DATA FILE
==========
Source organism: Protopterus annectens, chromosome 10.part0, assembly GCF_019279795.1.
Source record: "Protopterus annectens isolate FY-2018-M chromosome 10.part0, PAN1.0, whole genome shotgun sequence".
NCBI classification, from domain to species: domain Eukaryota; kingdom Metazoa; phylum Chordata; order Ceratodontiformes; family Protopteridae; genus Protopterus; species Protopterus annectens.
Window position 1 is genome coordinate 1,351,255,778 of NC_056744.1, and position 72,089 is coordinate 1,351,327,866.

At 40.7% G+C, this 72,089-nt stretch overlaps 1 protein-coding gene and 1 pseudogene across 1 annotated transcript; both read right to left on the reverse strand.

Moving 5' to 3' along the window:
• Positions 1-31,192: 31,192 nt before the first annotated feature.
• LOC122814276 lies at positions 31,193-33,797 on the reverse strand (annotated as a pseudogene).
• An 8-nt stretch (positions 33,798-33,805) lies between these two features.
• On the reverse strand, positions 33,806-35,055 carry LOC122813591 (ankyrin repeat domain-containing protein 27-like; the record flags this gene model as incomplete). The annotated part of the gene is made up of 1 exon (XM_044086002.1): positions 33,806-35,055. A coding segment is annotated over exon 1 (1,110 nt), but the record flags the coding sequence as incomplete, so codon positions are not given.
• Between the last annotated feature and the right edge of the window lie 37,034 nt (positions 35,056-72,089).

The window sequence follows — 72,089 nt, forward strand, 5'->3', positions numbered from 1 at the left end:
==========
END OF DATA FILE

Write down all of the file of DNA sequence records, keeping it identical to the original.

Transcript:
Source organism: Protopterus annectens, chromosome 10.part0, assembly GCF_019279795.1.
Source record: "Protopterus annectens isolate FY-2018-M chromosome 10.part0, PAN1.0, whole genome shotgun sequence".
NCBI classification, from domain to species: domain Eukaryota; kingdom Metazoa; phylum Chordata; order Ceratodontiformes; family Protopteridae; genus Protopterus; species Protopterus annectens.
Window position 1 is genome coordinate 1,351,255,778 of NC_056744.1, and position 72,089 is coordinate 1,351,327,866.

At 40.7% G+C, this 72,089-nt stretch overlaps 1 protein-coding gene and 1 pseudogene across 1 annotated transcript; both read right to left on the reverse strand.

Moving 5' to 3' along the window:
• Positions 1-31,192: 31,192 nt before the first annotated feature.
• LOC122814276 lies at positions 31,193-33,797 on the reverse strand (annotated as a pseudogene).
• An 8-nt stretch (positions 33,798-33,805) lies between these two features.
• On the reverse strand, positions 33,806-35,055 carry LOC122813591 (ankyrin repeat domain-containing protein 27-like; the record flags this gene model as incomplete). The annotated part of the gene is made up of 1 exon (XM_044086002.1): positions 33,806-35,055. A coding segment is annotated over exon 1 (1,110 nt), but the record flags the coding sequence as incomplete, so codon positions are not given.
• Between the last annotated feature and the right edge of the window lie 37,034 nt (positions 35,056-72,089).

The window sequence follows — 72,089 nt, forward strand, 5'->3', positions numbered from 1 at the left end: